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Find out what first steps you need to take to maximize potential.


6 min read

Opinions expressed by Entrepreneur contributors are their own.


The following excerpt is from Rick Terrien’s Ageless Startup. Buy it now from Amazon | Barnes & Noble | IndieBound.

Most startups take far longer to get underway than people think. This is especially true for small, self-funded startups. That isn’t a bad thing; it’s just what it is. What this should be saying to you is to start your own small business as soon as possible because it’ll take longer than you think to get it going. Start it while you have a day job. Start it in your spare time. It won’t be easy, but the time is there. Find what time you can, and put it to work.

So, start now. Start slow. Take some time to think about it and explore the possibilities. Following are the first two things you’ll need to do to launch a slow startup to make it sustainable for the long term.

Step 1: Lay the Groundwork

The first step is to get a realistic understanding of what it takes to wake up an

Subscribe to Outbreak, a daily roundup of stories on the coronavirus pandemic and its impact on global business, delivered free to your inbox.

Farmgirl Flowers was on track to having a banner year in 2020. The San Francisco-based company hit $32 million in annual revenue in 2019, a rate of almost 50% growth year-over-year. And based on how well sales in January and February went, early projections were showing the flower vendor, which delivers across the contiguous United States, could meet a goal of $50 million in revenue for 2020.

“Long story short, things were going extremely well in the first quarter of 2020,” says Christina Stembel, founder and CEO of Farmgirl Flowers.

Then came the coronavirus outbreak. With the spread of COVID-19 making its deadly path around the world, local and state officials have raced to shutdown all non-essential businesses. Stembel had to close her entire operation within 12 hours once the shelter-in-place order went into place for the Bay Area, and soon after for the entire state of California, on March 15.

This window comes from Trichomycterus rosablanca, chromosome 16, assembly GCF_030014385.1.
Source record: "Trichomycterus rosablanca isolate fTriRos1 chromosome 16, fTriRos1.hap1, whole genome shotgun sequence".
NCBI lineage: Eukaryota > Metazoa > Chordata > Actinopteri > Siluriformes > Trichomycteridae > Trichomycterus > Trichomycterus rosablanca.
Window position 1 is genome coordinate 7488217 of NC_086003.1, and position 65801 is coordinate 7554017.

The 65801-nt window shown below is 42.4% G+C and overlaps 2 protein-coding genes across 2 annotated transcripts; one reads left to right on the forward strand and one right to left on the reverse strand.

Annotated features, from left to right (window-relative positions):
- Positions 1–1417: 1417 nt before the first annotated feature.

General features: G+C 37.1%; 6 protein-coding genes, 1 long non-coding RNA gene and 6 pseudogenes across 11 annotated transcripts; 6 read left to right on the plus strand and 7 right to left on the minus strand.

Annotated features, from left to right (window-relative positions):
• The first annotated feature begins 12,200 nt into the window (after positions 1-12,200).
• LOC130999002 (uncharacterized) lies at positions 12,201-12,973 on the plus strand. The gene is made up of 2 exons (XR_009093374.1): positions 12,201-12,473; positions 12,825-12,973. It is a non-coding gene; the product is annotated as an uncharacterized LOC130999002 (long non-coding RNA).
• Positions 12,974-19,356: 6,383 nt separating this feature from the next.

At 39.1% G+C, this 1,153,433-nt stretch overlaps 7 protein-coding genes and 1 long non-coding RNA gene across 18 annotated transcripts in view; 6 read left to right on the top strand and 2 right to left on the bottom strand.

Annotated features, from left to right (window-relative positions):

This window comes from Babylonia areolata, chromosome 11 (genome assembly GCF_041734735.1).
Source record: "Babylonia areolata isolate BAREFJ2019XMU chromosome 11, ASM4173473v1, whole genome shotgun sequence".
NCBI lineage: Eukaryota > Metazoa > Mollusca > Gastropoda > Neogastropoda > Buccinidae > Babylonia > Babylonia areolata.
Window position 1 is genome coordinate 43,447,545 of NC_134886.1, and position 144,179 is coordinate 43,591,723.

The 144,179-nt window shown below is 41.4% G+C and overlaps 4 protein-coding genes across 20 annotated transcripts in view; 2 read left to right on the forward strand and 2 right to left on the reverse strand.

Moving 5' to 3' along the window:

“As we’re coming up on Mother’s Day, what we like to call the Super Bowl of the flower industry, we’re now in

European Union finance ministers agreed on a 540 billion-euro ($590 billion) package of measures to combat the economic fallout of the coronavirus pandemic, papering over differences that have thrown into question the EU’s future integrity.

In an emergency teleconference on Thursday, the bloc’s finance chiefs approved a plan to stave off what’s expected to be a recession of unprecedented size. The deal will lay to rest — at least for now — concerns that the EU was incapable of uniting behind a common strategy when it was most urgently needed.

In a sign of relief, ministers broke out in applause once the agreement was struck. However, it falls short of what those countries hardest hit by the virus — Spain and Italy — had been demanding, and notably omitted any reference to debt sharing. It’s now up to EU leaders to take up the debate and reopen the accord or approve it as it stands.

“Today we agreed on three safety nets and a plan for the recovery to ensure we grow together and not apart once the crisis is behind us,” Mario Centeno, the Portuguese finance minister who runs the so-called Eurogroup meetings, told reporters.

The common response includes a …

This is the web version of the Bull Sheet, Fortune’s no-BS daily newsletter on the markets. Sign up to receive it in your inbox here.

Good morning, everyone. Most major indices are closed today for the Easter holiday.

But there’s still plenty to talk about.

Markets update

We begin in Asia where the markets in Tokyo, Seoul and Shanghai are among the few indices open for business today, though volume is understandably light. Japan’s Nikkei and South Korea’s Kospi are in the green; the Shanghai Composite is heading in the opposite direction. The one bit of market-moving news today is, of course, the coronavirus pandemic. The confirmed global death toll is likely to top 100,000 today, according to Johns Hopkins coronavirus tracker.

Yesterday, Europe and the United States ended the week in positive territory, thanks mainly to the Fed‘s historic move to shore up even the riskier parts of corporate credit markets. That was more than enough for investors to shrug off yesterday’s grim unemployment numbers.

In a story we’ve been watching very closely here in Europe, the European finance ministers last night reached a deal on a 540 billion-euro ($590 billion) coronavirus rescue package